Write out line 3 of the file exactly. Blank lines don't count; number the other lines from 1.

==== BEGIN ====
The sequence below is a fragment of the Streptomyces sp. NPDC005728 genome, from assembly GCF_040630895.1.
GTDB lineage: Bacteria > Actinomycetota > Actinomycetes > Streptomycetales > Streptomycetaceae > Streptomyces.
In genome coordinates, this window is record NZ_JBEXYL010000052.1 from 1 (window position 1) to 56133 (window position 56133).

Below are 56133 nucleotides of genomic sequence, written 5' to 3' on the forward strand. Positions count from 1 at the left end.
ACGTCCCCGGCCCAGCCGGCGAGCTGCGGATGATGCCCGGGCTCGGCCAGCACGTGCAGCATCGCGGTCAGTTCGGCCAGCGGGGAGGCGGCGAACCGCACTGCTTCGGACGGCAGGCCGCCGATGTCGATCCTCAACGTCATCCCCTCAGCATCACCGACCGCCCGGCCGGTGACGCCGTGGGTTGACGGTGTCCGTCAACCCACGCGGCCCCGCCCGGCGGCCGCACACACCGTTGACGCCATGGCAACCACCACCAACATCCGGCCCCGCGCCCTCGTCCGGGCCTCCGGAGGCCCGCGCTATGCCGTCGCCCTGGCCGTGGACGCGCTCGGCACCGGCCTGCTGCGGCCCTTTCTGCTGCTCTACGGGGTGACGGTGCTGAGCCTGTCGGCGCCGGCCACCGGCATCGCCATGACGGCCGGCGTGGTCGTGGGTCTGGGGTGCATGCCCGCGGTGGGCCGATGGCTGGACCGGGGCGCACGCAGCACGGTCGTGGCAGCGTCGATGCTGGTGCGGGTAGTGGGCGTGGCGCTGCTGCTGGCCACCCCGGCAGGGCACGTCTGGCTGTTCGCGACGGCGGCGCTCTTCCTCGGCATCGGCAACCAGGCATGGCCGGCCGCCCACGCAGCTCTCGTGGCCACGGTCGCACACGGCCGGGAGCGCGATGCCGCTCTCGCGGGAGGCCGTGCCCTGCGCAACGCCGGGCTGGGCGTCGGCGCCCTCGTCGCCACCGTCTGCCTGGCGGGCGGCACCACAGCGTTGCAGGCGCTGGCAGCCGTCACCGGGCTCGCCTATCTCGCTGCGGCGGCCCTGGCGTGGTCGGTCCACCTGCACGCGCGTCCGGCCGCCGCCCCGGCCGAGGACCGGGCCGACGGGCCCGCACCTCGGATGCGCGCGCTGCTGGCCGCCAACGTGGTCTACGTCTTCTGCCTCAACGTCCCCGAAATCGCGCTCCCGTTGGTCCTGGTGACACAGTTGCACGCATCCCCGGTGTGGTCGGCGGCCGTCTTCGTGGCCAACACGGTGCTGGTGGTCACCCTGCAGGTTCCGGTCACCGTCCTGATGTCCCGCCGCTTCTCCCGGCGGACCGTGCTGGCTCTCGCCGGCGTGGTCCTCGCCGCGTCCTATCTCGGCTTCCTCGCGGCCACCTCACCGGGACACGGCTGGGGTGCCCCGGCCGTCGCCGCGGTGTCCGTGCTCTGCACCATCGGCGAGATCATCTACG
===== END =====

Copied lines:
In genome coordinates, this window is record NZ_JBEXYL010000052.1 from 1 (window position 1) to 56133 (window position 56133).